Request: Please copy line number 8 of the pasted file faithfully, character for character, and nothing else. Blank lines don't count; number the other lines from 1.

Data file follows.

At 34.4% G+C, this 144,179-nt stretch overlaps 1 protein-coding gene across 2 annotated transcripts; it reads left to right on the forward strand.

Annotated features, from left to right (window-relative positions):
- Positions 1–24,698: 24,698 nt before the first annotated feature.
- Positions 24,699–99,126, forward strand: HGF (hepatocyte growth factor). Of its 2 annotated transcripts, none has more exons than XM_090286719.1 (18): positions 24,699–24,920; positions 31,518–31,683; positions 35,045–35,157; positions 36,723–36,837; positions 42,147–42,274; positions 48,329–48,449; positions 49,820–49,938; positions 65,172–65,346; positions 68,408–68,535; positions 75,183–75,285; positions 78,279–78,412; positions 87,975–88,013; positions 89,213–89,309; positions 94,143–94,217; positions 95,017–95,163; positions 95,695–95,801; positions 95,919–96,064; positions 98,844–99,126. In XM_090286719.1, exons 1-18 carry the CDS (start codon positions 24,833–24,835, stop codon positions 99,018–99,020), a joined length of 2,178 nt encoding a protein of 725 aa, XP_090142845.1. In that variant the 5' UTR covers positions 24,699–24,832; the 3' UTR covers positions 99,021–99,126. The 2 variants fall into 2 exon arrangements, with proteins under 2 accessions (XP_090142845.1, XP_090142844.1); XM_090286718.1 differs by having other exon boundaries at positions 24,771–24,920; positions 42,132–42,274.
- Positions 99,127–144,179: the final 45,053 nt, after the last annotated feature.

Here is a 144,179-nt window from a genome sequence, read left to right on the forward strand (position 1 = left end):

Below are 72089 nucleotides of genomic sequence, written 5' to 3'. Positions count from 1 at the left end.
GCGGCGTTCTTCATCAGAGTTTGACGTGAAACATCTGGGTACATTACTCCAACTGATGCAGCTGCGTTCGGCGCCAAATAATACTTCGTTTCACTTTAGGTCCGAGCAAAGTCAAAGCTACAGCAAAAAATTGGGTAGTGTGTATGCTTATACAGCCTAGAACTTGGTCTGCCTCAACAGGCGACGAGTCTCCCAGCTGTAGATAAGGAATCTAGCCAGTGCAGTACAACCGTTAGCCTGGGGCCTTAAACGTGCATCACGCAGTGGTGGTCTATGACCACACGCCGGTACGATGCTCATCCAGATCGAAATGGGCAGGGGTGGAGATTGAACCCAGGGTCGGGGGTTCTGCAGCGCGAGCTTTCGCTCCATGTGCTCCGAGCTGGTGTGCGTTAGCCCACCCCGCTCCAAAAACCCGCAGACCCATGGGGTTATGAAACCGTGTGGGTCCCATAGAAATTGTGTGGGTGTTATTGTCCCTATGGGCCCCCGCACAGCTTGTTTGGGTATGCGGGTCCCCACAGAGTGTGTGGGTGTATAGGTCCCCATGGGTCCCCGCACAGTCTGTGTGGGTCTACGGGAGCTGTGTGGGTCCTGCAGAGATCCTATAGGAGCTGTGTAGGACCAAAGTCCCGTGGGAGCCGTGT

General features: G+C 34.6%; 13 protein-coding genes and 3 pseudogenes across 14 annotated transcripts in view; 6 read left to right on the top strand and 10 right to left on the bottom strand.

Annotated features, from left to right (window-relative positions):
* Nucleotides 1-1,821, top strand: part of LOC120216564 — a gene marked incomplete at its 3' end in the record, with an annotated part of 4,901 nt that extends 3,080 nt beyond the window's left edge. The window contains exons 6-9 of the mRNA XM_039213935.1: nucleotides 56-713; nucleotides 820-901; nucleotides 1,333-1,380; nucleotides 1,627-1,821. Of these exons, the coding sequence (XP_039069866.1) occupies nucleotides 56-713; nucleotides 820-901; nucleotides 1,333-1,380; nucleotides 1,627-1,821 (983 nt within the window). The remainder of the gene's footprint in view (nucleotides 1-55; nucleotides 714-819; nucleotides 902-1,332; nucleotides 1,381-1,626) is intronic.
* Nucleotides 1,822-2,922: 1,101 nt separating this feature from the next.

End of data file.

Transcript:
GCGGCGTTCTTCATCAGAGTTTGACGTGAAACATCTGGGTACATTACTCCAACTGATGCAGCTGCGTTCGGCGCCAAATAATACTTCGTTTCACTTTAGGTCCGAGCAAAGTCAAAGCTACAGCAAAAAATTGGGTAGTGTGTATGCTTATACAGCCTAGAACTTGGTCTGCCTCAACAGGCGACGAGTCTCCCAGCTGTAGATAAGGAATCTAGCCAGTGCAGTACAACCGTTAGCCTGGGGCCTTAAACGTGCATCACGCAGTGGTGGTCTATGACCACACGCCGGTACGATGCTCATCCAGATCGAAATGGGCAGGGGTGGAGATTGAACCCAGGGTCGGGGGTTCTGCAGCGCGAGCTTTCGCTCCATGTGCTCCGAGCTGGTGTGCGTTAGCCCACCCCGCTCCAAAAACCCGCAGACCCATGGGGTTATGAAACCGTGTGGGTCCCATAGAAATTGTGTGGGTGTTATTGTCCCTATGGGCCCCCGCACAGCTTGTTTGGGTATGCGGGTCCCCACAGAGTGTGTGGGTGTATAGGTCCCCATGGGTCCCCGCACAGTCTGTGTGGGTCTACGGGAGCTGTGTGGGTCCTGCAGAGATCCTATAGGAGCTGTGTAGGACCAAAGTCCCGTGGGAGCCGTGT